8. If the decision in the Summers case, and in others like it, is correct, then a fortiori we must conclude that the return of the unearned premium was not a condition precedent to cancelation under the terms of the policy in the case at bar. The policy in the Summers case did not contain the provision found in the policy with which we are now concerned, which reads as follows: "Premium adjustment may be made at the time cancelation is effected and, if not then made, shall be made as soon as practicable after cancelation becomes effective." To summarize; the policy in question may be canceled "by mailing * * *" to the insured, not "by giving notice" to him. Notice shall state when cancelation "shall be effective". Mailing is sufficient proof of notice. The date and hour stated in the notice is the end of the policy period. Premium adjustment may be made "after cancellation becomes effective". If return of the unearned premium may be made after cancelation becomes effective it cannot be a condition precedent to effective cancelation.
Plaintiff next contends that the answer is demurrable because of failure to allege that the notice of cancelation was actually received by the plaintiff. The plaintiff cites in support the following authorities: 29 Am. Jur., Insurance, § 285, p. 264; 14 A.L.R. 200; 35 A.L.R. 1472; 123 A.L.R. 1008; 32 C.J., Insurance, § 436, p. 1248; American Building Maintenance Co. v. Indemnity Ins. Co., 214 Cal. 608, 7 P.2d 305; Merrill v. Farmers' Alliance Ins. Co., 155 Kan. 31, 122 P.2d 776. Reference to the authorities cited again discloses that no general rule can be laid down and that the language of the particular provision involved with respect to cancelation is of primary importance. Where the policy provides that it may be canceled by the company "on giving notice to that effect" (Farnum v. Phoenix Ins. Co., 83 Cal, 246, 23 P. 869) or by "giving to the insured" five days' notice of written cancelation (Hendricks v. Continental Ins. Co., 121 Pa.Super. 390, 183 A. 363; Potomac Ins. Co. v. Atwood, 118 Ill.App. 349; Hartford F. Ins. v. Tewes, 132 Ill.App. 321; American F. Ins. Co. v. Brooks, 83 Md. 22, 43 A. 373; Commercial Union F. Ins. Co. v. King, 108 Ark. 130, 156 S.W. 445) the cancelation does not become effective until the notice is received, that is, until, as required by the policy, notice has been given to the insured. Again, in a number of cases, the attempted cancelation has been ineffective when, without any provision of the policy authorizing it, the insurer has sent the notice of cancelation in an envelope marked "After 5 days return", etc., or when the notice is sent by registered mail in an envelope on which was printed "Personal receipt of addressee required". Under such circumstances, if the letter is returned to the sender without delivery to the insured, the cancelation has been held ineffective under a policy providing for cancelation by giving to the insured five days' notice of cancelation with the added provision that notice of written cancelation mailed to the address of the insured stated in the policy shall be a sufficient notice. American Automobile Ins. Co. v. Watts, 12 Ala. App. 518, 67 S. 758, 67 S. 1017; Irish v. Monitor Ins. Co., 264 Mich. 586, 250 N.W. 318. In a case of this kind, however, a New York court said:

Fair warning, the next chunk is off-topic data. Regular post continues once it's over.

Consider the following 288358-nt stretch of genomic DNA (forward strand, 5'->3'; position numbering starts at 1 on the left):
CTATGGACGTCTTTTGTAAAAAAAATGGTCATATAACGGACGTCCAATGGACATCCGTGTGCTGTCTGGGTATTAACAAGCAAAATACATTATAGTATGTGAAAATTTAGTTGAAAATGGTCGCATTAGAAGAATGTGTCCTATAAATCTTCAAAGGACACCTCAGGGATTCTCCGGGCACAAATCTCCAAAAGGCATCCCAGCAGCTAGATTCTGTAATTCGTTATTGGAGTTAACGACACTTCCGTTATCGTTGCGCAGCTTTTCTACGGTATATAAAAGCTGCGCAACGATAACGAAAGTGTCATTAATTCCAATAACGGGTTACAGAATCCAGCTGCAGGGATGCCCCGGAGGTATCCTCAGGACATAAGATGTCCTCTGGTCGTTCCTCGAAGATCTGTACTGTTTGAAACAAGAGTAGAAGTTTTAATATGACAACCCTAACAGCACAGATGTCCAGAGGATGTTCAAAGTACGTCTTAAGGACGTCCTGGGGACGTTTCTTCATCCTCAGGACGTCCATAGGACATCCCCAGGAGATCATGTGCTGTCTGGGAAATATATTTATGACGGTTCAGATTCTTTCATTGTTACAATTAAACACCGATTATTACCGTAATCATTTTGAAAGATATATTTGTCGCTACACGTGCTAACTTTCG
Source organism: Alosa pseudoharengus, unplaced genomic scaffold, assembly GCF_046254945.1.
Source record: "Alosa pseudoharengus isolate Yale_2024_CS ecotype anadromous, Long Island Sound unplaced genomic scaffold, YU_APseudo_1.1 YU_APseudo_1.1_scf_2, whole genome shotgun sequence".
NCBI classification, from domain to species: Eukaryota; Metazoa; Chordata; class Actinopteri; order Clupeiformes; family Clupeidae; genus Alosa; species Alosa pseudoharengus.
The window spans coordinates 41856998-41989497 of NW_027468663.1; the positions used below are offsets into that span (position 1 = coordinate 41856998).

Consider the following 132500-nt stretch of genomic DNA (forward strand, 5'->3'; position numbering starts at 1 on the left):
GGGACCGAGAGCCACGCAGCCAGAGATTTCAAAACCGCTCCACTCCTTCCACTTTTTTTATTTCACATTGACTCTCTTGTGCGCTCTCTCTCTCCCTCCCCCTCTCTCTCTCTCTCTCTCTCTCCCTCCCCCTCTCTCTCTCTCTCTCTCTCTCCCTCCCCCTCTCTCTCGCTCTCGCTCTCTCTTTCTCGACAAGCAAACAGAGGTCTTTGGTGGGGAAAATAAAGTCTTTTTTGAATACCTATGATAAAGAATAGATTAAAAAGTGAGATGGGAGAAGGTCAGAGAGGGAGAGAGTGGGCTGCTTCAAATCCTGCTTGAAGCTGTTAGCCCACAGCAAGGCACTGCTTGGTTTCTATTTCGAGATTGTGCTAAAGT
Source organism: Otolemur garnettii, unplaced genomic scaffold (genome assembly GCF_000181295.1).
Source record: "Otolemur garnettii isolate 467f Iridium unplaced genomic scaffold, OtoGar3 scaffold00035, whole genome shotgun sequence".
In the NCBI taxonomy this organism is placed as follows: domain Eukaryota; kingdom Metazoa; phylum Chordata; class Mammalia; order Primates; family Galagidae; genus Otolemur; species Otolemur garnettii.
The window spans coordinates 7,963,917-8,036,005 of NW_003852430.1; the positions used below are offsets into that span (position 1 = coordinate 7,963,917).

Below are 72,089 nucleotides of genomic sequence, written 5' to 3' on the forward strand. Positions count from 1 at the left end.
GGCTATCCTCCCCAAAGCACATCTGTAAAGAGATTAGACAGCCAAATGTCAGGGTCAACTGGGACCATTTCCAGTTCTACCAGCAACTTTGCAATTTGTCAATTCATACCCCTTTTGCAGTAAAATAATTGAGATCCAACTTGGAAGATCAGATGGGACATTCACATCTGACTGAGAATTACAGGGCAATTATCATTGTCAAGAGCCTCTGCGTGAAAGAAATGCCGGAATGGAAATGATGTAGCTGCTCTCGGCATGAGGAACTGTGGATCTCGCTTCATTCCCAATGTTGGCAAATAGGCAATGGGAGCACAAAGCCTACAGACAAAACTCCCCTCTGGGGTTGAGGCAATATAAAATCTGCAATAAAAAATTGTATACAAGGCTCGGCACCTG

"Plaintiff claims that the mode of mailing the notice was insufficient in that the postal carrier was obliged to return the original notice to defendant for failure to obtain the personal signature of the plaintiff to whom the notice was addressed. It would appear to me that but for the printed notice, viz., personal receipt of addressee required printed on the face of the envelope addressed to the plaintiff, defendant would be entitled to judgment. It does indeed seem, however, that the notice of cancelation did not permit or authorize the mailing of an envelope to the plaintiff bearing the written notice in question. Such written notice simply meant that if the addressee was not present at the time the postman called, the envelope containing the notice of cancelation could not be left at plaintiff's address. In this particular case it is apparent that there exists no presumption of actual receipt of the notice of cancelation by reason of the mailing of the letter in the manner above described. If the letter had been left at the plaintiff's address the same might have been called for by the plaintiff at some time or the letter might have been forwarded to him wherever he might reside. In other words, the written notice in question appearing on the envelope provided for a delivery of the letter only in case the addressee was found to personally receipt for the same. I am of the opinion therefore that the notice of cancelation was not mailed in the manner required by the cancelation clause of the policy." Kamille v. Home F. & M. Ins. Co., 129 Misc. 536, 221 N.Y.S. 38.